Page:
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  • Neutrophils produce high amounts of ROS which act


    Neutrophils produce high amounts of ROS, which act as antimicrobial agents, signaling molecules or initiators during PMA-induced NET formation. Of the intravenous anesthetics used in this study, propofol was the best at decreasing PMA-induced ROS levels (Fig. 3A and B). Our previous study also demonstrated that propofol is the most effective anesthetic at inhibiting total ROS production in Staphylococcus aureus-infected RAW264.7 Thiomyristoyl mg [24]. In addition to propofol, midazolam and ketamine have been demonstrated to suppress ROS production in phagocytes [12,14,25], and Yang et al. [12] reported that propofol significantly reduced superoxide generation in fMLF-activated human neutrophils. Conversely, our results indicated that propofol reduced the total amount of ROS (Fig. 3A and B) but not the superoxide (Fig. 3C) produced in response to PMA. This discrepancy may be due to the different stimulators used because our results are supported by those of Davidson et al. [26]. Inhibitors of NADPH oxidase and MPO reduce PMA-induced NET release, indicating that superoxide and MPO-derived HOCl are involved in NET release [9]. In our study, propofol specifically decreased the level of HOCl (Fig. 3D), which was related to the reduction in total ROS production stimulated by PMA (Fig. 3A and B). This propofol-driven reduction in the HOCl level may further mediate the decrease in NET formation observed with the MPO inhibitor aminopyrine (Fig. 4B). However, the decreased HOCl level induced by propofol treatment was not directly mediated by inhibiting the activity of MPO (Fig. 4A) and may instead be due to the HOCl-scavenging activity of propofol [27]. Two main studies have reported related pathways involved in PMA-induced NET formation [10,11]. Hakkim et al. [10] showed that RAF, MEK and ERK inhibitors can each block ROS production and that phosphorylation of ERK was not prevented by DPI treatment, indicating that the RAF-MEK-ERK pathway is upstream of NADPH oxidase. In contrast, Keshari et al. [11] found that the ERK inhibitor U0126 failed to reduce PMA-induced superoxide generation and DPI that inhibited ERK phosphorylation, suggesting that ERK is downstream of NADPH oxidase. This discrepancy may be because of the neutrophil diversity among individuals or the detection method and concentrations of the different inhibitors used [11]. In addition, Hakkim et al. [10] did not detect superoxide and did not clearly describe the method used to measure total ROS. In the present study, we found that the level of PMA-induced superoxide was not influenced by the ERK inhibitor PD98059 (Fig. 3C), which is consistent with the study by Keshari et al. [11]. Furthermore, we demonstrated that propofol inhibited PMA-induced NET formation by decreasing the level of p-ERK (Figs. 2B and 5B) but not that of superoxide (Fig. 3C). These data indicate that propofol has the potential to inhibit NET formation in vivo. Further investigation of NET formation in sepsis patients with propofol sedation would be interesting.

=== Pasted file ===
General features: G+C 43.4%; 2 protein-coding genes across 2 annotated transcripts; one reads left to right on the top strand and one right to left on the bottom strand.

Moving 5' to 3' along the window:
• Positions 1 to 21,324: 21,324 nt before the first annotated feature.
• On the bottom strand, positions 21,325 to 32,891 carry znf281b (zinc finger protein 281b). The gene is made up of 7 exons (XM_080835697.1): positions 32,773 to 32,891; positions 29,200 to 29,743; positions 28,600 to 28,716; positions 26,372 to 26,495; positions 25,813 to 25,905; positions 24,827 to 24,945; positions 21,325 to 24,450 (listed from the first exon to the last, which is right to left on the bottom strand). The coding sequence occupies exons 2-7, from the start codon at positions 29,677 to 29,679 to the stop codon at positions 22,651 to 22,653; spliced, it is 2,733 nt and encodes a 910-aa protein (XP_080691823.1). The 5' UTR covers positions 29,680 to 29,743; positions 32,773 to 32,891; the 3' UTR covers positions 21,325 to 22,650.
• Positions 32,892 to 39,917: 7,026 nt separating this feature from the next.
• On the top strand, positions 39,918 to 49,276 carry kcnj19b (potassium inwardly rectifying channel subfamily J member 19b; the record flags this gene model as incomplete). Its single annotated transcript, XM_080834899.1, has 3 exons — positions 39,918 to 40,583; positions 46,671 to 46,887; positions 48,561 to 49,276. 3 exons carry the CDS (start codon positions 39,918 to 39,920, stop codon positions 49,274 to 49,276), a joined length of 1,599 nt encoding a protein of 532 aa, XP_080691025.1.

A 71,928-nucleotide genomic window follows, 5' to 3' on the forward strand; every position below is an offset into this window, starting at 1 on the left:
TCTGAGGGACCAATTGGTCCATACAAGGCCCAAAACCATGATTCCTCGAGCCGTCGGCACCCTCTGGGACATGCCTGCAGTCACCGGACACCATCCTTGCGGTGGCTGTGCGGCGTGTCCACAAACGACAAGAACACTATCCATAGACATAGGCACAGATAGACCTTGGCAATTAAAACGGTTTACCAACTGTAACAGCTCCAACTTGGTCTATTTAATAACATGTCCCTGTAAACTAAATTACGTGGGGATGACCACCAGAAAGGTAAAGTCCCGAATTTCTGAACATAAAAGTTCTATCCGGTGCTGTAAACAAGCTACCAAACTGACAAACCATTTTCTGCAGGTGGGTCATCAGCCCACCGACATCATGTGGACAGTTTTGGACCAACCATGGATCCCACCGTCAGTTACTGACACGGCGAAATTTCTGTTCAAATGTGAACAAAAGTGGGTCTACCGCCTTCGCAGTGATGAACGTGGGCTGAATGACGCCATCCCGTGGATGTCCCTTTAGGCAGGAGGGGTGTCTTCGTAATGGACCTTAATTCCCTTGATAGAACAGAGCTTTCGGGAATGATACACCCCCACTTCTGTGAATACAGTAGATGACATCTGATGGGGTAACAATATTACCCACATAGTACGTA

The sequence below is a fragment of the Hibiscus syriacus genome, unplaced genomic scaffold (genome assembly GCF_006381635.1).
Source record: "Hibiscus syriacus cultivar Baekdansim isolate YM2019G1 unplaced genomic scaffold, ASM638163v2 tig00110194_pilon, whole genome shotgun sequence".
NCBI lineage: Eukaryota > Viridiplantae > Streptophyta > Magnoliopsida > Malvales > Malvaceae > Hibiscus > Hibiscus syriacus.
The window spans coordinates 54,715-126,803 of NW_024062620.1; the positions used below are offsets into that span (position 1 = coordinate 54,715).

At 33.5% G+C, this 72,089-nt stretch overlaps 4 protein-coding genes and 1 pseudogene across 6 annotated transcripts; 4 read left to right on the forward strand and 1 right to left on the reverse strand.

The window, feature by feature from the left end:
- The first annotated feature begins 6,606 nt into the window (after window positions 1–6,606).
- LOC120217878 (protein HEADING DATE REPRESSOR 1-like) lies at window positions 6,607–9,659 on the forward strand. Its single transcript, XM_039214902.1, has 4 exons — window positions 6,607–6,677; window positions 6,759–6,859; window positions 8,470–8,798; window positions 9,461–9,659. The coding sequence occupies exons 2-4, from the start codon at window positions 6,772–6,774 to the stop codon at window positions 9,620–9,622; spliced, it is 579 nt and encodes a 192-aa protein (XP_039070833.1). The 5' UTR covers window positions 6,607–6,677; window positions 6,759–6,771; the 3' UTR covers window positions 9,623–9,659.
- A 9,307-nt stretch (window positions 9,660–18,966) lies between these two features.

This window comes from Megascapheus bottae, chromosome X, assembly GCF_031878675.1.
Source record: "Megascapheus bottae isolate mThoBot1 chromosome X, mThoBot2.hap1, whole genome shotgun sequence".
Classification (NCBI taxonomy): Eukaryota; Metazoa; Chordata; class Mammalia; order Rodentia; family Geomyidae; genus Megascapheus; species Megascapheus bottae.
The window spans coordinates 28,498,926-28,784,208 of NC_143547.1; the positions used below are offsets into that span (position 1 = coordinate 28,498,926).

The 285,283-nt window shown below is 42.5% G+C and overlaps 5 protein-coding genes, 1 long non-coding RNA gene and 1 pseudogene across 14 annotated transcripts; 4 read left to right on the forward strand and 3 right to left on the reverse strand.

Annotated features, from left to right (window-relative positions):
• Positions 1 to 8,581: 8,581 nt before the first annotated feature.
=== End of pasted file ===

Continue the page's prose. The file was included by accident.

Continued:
Conclusions By comparing the effects of four intravenous anesthetics, propofol was found to be the most effective at inhibiting PMA-induced NET formation. This inhibition was mediated by two pathways: reduced ERK phosphorylation and HOCl levels (Fig. 6). The two pathways are independent because ERK and MPO inhibitors did not reduce the levels of the product of the other pathway. In the present study, we define a new immunomodulatory function of intravenous anesthetics, particularly propofol, against NET formation.
    Acknowledgments This work was supported by the Ditmanson Medical Foundation of Chia-Yi Christian Hospital under grant number R106-33.
    Main Text A classical mechanism in organismal development is the formation of morphogen gradients. Morphogen gradients result from localized secretion and long-range diffusion of signaling molecules, which generate a graded concentration profile along the tissue. Classical works on EGFR-ERK signaling suggested that this signaling pathway exhibits such a morphogen gradient behavior (Gabay et al., 1997, Schweitzer and Shilo, 1997). However, in recent years this picture is challenged by several works showing a wave-like propagation dynamics of ERK activity (Aoki et al., 2017, de la Cova et al., 2017, Lim et al., 2015). In this issue of Developmental Cell, Ogura et al. (2018) provide new evidence that EGFR-ERK signaling in the Drosophila trachea propagates from cell to cell through a relay mechanism rather than passive diffusion. This relay mechanism is essential for the proper invagination of the tracheal placode.